Rated kilovolt-amperes (kVA)... Since an earthing transformer is usually a short-term device, it is smaller and less expensive than a continuous-duty transformer of the same kVA rating. For this reason, earthing transformers are often not calculated in terms of kVA, but in terms of DC and short-time current ratings. Regardless of how you judge it, the grounding transformer must have a rated direct current of the primary phase without exceeding its temperature limit. This load includes core magnetizing current, capacitive charging current for cables, and any auxiliary load, if applicable. The higher this value, the larger and more expensive the transformer. Typical DC currents range from 5 A to several hundred. Be sure to include additional download requirements.
Continuous neutral current - The continuous neutral current is defined as three times the phase current or, in other words, the zero sequence current. This is usually considered zero if the system is balanced. However, for design purposes of an earthing transformer, it is the value that is expected to flow in the neutral circuit without interrupting the protective circuits (resulting in zero current) or earth leakage current, which is not a symmetrical function. ... Again, this value is needed to calculate the thermal power of the grounding transformer.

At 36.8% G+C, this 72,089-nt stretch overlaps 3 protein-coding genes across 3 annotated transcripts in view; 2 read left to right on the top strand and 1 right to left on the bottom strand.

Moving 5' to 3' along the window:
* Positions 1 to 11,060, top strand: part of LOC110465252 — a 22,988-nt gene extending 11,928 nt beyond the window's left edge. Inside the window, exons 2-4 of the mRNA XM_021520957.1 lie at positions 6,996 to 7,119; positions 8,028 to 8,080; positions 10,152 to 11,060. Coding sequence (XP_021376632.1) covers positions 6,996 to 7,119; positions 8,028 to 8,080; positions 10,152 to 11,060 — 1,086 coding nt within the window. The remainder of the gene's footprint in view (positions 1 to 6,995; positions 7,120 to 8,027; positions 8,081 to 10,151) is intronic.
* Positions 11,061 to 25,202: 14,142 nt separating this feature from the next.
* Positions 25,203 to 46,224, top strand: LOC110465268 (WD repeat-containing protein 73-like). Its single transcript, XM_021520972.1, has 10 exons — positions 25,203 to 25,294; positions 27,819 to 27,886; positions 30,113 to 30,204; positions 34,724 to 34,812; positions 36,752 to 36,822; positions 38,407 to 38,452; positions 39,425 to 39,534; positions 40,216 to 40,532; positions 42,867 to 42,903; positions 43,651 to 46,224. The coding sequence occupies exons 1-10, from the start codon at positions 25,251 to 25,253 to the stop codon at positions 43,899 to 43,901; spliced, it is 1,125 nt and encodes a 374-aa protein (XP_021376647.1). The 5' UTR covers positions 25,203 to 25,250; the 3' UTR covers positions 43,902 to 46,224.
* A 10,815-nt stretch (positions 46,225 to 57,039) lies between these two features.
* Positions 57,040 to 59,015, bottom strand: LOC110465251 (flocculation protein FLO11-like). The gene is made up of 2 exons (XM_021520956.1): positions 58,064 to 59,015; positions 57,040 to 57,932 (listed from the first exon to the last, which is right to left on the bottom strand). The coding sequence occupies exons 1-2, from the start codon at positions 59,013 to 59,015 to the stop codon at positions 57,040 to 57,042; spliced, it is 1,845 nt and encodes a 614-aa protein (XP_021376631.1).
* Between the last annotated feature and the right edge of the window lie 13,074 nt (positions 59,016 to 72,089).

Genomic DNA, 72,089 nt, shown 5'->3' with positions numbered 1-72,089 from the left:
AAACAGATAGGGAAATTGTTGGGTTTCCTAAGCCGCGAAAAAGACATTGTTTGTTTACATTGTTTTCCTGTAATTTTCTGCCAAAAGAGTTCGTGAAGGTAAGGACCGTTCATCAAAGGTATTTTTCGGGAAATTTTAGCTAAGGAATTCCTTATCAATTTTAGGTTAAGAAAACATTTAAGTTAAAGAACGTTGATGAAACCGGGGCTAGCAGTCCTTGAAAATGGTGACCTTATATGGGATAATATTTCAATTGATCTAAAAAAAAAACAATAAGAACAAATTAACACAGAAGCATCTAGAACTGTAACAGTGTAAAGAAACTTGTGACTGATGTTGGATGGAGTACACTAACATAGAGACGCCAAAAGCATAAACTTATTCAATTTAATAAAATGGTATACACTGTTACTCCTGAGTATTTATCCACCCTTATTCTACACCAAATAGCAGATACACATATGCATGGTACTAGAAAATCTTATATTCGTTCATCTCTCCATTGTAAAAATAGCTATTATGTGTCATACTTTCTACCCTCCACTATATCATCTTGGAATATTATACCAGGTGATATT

Damage current and duration - This value is needed to calculate the transient heating resulting from a fault in the system and should be determined based on the engineering study of the system. Typical values range from a few hundred amperes to several thousand amperes, with durations expressed in seconds rather than cycles. For example, typically 400A for 10 seconds. The duration of the damage is a critical parameter for the transformer designer. Where protection schemes use an earthing transformer for trip functions, a relatively short time (5 to 10 seconds) is indicated. On the other hand, if an earthing transformer is used in an earth fault signaling circuit, a constant or extended duration of the earth fault current will be required.